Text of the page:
I admit to the twisted thinking pattern that committing suicide grants an artist emotional legitimacy. They are Sincere. This bona fide, and the fact that this was an account about the end of a road trip, prompted me to buy the book. Although I was grateful to be excited about reading something again, I found that the book’s insider literary focus obscured what I really wanted to know: how someone with a highly-attuned of a critical mind (David Foster Wallace) navigates his way through the meaninglessness of modern life.

David Foster Wallace himself points out, that having a writer interview another writer can make for an unrevealing article. Lipsky wants DFW to tell him how great it feels to be a famous writer. DFW doesn’t want to appear prideful so he hedges. Stalemate.

Does Wallace not want to jinx himself? Does he just want to appear more appealing? Or is he genuinely self-deprecating? That one extra question would have helped me enjoy the book more.

Lipsky otherwise is suprisingly aware and insightful. He notes that Wallace wants to impress him, but doesn’t want to be seen wanting to impress him. He notes that when Wallace’s dogs appear to like him, Wallace makes sure to comment on it – he flatters Lipsky via proxy.

I enjoyed the fact that Wallace, older than myself, considers himself a Gen-X’er, and I found it quaint that a major concern of his was T.V.-addiction. The road trip occurred in 1996, even given the times though, the idea of being concerned about watching too much t.v., watching until the 11 o’clock news comes on and then going through the Late Late Show, strikes me as kindly and nostalgic, especially compared to the massive internet addiction almost every person I come into contact now has.

After I finished “Although of Course You End Up Becoming Yourself”, I went out and bought “Infinite Jest” which I’ve just started. A few times in being interviewed, DFW emphasizes that he is asking the reader to do work, for which she will be rewarded later. That doing these sort of “adult” difficult things will add meaning to one’s life in oursuperficial culture.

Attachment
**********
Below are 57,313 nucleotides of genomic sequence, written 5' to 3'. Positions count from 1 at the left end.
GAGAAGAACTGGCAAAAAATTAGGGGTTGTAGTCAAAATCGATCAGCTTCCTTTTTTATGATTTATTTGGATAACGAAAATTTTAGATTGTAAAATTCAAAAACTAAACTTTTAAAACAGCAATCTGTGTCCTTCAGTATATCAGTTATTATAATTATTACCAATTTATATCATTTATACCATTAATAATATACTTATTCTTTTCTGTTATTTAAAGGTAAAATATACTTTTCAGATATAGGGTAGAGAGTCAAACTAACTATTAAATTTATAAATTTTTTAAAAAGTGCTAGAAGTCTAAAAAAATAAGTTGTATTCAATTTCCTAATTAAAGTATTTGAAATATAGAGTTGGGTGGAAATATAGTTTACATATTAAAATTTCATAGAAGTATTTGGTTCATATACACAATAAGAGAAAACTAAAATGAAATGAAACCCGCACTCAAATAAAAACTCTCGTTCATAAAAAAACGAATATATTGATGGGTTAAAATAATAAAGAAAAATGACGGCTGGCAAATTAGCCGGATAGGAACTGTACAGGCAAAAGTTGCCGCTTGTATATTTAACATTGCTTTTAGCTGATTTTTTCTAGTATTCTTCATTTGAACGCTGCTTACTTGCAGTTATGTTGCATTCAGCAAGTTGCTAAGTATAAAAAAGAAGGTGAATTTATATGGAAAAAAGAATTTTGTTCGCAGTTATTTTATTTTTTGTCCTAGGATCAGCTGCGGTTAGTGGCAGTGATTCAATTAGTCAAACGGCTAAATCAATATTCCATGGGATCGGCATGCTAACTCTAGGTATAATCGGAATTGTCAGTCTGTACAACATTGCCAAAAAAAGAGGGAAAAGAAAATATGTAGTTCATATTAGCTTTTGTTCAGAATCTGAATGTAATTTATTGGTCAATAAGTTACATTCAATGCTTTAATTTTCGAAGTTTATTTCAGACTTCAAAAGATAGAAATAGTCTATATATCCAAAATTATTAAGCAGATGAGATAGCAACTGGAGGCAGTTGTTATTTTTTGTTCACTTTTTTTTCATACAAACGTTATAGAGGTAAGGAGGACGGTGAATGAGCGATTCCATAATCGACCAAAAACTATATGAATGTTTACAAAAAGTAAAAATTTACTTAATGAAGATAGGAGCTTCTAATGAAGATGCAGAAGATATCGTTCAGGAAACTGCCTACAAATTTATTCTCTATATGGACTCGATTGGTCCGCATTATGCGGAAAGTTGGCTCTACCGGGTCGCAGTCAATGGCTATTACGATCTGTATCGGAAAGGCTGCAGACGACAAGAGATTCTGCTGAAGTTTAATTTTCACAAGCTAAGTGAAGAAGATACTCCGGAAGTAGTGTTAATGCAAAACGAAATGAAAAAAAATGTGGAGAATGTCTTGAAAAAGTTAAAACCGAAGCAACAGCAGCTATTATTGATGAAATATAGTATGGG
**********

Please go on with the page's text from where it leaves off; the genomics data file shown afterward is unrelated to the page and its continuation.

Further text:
Dave Eggers writes the glowing preface to “Infinite Jest” and although I haven’t finished the book, I’m feeling like theres a sloppiness to DFW’s writing that I also found in “A Heartbreaking Work of Staggering Genius” Wallace at times writes dialog that sounds like it’s coming directly from his head:

( Dean of Athletics speaking about a tennis scholarship prospect)

“Just so, Chuck, and that according to Chuck here Hal has already justified his seed, he’s reached the seminfinals as of this morning’s apparently impressive win, and that he’ll be playing out at the Center again tomorrow, against the winner of the quarterfinal game tonight, and so will be playing tomorrow at I believe scheduled for 0830.” (p.2 “Infinite Jest”).

If this is page 2 I’m not sure I can make it to page 1,079. This is supposed to be one person talking to another, I’m bothered by “this morning’s apparently impressive win” and also by the whimsical “Just so”. Would you vouch for someone by saying their win was “apparently impressive”? It’s like a movie director said “give me an eccentric coach, now TURN ON THE FAUCET”.

Lipsky, when he errs, goes more for a Kerouac-style jumble:

“Wipers making weird rubbing noise because ice is caught underneath the blades; a frozen, Midwestern-style problem.” (p. 90 “Although of Course You End Up Becoming Yourself”).

This is not a frozen problem. It’s a real problem. And I’m sure it happens in Alaska and Siberia and the Urals. But it’s fun to decorate the narrative with that glob of paint.

I’m nitpicking here, but it’s in order to show that there is a forced “Midwestern” “average guy” sensibility being promoted that doesn’t reflect the realities of what I experienced growing up in the Midwest. And I think it does a disservice to a class of people I call “Midwestern Gothic”: guys – they are almost always men – I grew up with, now in middle-age, with an artistic sensibility, who either didn’t have the talent or the connections to become successful in the art or publishing worlds.

These are the art-school aspirants who end up staying in the Midwest and EATING IT, working low-paying jobs and making the kind of impoverished contract with modern life that strikes terror into those who have achieved greater professional success. They often are single, due to both an introspective nature and not making enough income to attract and keep a wife. They have opted-out. Society considers them to be losers. Interestingly many have cats.

Nobody cares about these guys and I wish writers like Eggars and Wallace had left some of the acrobatics aside in order to explore what it would mean to get up everyday and NOT BE SPECIAL.

In “A Heartbreaking Work…” Dave Eggars lauds brother Toph as “the greatest kid ever” at length, he describes trying to get onto MTV’s “Real World” to gain celebrity. Is the “extraordinaryism”, for lack of a better word, of his characters meant to be legitimized by the tragic circumstances they endure? That sounds like a Lifetime movie concept to me, and has little to do with a real life “loser” going to the dollar store to pick up some cat food after working his shift at the copy shop, hoping he’ll have the energy to do some digital art after dinner.